EU divide: How member states fumed at ‘wrong’ EU army plans

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The EU held a crucial summit on defence and security in which countries discussed ways to maximise its military capabilities despite pressures on the bloc’s budget. However, this led to a debate around the EU army – as then Prime Minister David Cameron warned that a bloc-wide militar force would be wrong. He said in 2013: “It makes sense for nation states to cooperate over matters of defence to keep us all safer… but it is not right for the EU to have capabilities, armies, air forces and the rest of it.

“We have to get that demarcation correct, between cooperation which is right, but EU capabilities which is wrong.”

Other EU leaders highlighted the benefits of cooperation rather than the drawbacks.

On foreign and security policy, “Europe can work much closer together,” said German Chancellor Angela Merkel.

She added: “We can pool our armament activities but above all, we must also have a coordinated policy.”

Former NATO head Anders Fogh Rasmussen didn’t comment specifically on Mr Cameron’s comments, but argued that Europe needed to invest in its miltary capabilities.

He said: “If European nations invest more in military capabilities, they will also make stronger contributions to Nato.

“There is no such thing as a European army, only national capabilities. We had an excellent exchange of views.”

The EU has denied that it is pursuing an EU army, but some of its most prominent figures have previously argued for it.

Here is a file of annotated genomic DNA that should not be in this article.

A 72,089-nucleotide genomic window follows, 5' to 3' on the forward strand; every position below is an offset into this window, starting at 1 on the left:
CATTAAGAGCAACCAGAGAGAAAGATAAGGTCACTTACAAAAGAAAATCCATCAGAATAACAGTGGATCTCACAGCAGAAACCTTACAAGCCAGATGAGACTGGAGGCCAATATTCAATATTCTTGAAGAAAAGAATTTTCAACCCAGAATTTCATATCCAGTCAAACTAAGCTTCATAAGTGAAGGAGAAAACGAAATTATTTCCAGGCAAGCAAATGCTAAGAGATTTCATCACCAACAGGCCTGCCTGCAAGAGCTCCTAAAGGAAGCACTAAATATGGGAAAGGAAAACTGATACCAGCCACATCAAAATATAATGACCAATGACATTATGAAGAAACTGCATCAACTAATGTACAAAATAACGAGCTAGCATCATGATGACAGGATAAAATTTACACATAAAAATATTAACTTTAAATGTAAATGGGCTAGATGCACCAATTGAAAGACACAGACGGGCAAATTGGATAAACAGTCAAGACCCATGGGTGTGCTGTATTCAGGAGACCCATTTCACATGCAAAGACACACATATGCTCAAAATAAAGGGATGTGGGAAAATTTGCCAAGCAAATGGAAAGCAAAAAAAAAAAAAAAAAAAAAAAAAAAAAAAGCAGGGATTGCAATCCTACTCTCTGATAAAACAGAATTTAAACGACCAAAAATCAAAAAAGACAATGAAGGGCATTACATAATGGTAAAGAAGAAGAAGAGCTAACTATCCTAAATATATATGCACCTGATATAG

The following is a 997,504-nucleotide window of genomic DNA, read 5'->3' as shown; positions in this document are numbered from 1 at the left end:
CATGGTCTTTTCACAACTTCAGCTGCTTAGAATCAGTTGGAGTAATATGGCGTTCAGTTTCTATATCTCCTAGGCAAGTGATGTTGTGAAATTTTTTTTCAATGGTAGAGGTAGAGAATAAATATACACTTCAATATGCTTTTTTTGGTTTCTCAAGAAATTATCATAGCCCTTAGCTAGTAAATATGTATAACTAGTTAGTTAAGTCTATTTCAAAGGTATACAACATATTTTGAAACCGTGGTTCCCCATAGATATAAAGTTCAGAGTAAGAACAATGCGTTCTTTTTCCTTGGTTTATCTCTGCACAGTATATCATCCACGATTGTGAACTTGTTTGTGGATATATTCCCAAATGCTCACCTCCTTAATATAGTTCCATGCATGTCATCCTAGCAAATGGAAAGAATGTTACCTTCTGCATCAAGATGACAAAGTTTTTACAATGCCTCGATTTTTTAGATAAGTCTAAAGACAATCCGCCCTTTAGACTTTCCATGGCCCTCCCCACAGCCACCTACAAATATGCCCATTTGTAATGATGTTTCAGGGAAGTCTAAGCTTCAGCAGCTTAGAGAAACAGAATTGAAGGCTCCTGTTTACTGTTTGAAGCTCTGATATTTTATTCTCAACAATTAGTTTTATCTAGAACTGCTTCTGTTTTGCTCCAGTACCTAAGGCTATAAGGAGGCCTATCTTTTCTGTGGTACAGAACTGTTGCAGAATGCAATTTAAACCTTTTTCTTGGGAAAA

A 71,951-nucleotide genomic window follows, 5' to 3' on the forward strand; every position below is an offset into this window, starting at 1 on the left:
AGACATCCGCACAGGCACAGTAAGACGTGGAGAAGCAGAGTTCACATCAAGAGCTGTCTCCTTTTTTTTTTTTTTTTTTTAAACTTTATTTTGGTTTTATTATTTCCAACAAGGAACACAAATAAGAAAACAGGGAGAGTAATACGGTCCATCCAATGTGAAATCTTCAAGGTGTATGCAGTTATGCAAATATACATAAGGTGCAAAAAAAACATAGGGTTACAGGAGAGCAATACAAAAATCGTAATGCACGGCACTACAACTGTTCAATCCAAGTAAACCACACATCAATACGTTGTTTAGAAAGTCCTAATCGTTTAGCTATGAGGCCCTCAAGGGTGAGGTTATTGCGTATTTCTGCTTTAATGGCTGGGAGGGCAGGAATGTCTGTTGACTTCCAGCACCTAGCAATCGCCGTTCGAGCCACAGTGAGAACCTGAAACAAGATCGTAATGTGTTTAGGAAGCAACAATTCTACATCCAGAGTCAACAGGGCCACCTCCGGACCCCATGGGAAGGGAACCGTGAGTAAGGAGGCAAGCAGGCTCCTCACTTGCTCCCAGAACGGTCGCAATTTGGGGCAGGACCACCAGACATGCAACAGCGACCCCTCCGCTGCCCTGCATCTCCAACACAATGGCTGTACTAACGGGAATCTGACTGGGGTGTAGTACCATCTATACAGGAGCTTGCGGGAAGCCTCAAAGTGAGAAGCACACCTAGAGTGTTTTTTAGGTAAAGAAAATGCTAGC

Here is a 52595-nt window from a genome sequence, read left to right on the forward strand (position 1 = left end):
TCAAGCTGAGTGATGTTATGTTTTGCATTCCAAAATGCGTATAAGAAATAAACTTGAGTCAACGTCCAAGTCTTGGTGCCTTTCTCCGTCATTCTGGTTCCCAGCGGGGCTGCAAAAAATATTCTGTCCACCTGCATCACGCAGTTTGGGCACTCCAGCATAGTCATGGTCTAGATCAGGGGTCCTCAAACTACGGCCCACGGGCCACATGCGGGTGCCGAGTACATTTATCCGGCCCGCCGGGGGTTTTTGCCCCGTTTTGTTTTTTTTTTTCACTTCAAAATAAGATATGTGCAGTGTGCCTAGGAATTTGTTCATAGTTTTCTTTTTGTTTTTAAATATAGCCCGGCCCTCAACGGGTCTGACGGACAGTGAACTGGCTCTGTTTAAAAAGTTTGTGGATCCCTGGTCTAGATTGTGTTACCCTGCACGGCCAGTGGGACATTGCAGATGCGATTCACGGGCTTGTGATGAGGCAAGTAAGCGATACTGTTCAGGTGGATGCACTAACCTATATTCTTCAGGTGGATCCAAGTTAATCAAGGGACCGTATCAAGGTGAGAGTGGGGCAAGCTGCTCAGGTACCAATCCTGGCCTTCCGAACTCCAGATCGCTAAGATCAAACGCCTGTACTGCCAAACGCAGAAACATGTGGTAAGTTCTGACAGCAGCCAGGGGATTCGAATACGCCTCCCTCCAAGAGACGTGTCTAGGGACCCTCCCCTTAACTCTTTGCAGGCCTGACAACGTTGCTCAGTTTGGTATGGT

The European Commission President Ursula von der Leyen wrote an article in 2019 titled “Europe is forming an army” when she was still a Defence minister in Angela Merkel’s government.

Ms von der Leyen argued that given the dangers facing Europe and the West today, the continent needs to be self-sufficient in defending itself, and can do so by closely integrating its military forces.

She added in her article for Handelsblatt: “‘Europe has to build an army’, Wolfgang Clement wrote in this space yesterday. He’s right!

“Given the global environment, Europe needs to improve its ability to act on behalf of its own security. But he unfortunately failed to mention the progress we Europeans have made in the last few years.

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“Europe’s army is already taking shape.

“Reforms in recent past months and years have brought our armed forces closer together.”

The German politician highlighted her country’s tight links with France and the Netherlands on defence.

She added: “Among European nations, Germany and France are the driving forces in defence.

“But the German army’s close cooperation with other European partners, especially with Dutch forces, has also proven effective in many missions, and illustrates how to do integration properly.”

Signing off, Ms von der Leyen appeared to hit out at the UK as she warned that even Brexit couldn’t scupper the EU’s plans.

She said: “We are making good progress. Despite Brexit, and the controversial debates we Europeans have among ourselves, Europe remains a unique creation, uniting half a billion citizens in the name of freedom and prosperity.

“This Europe must be able to defend itself.”

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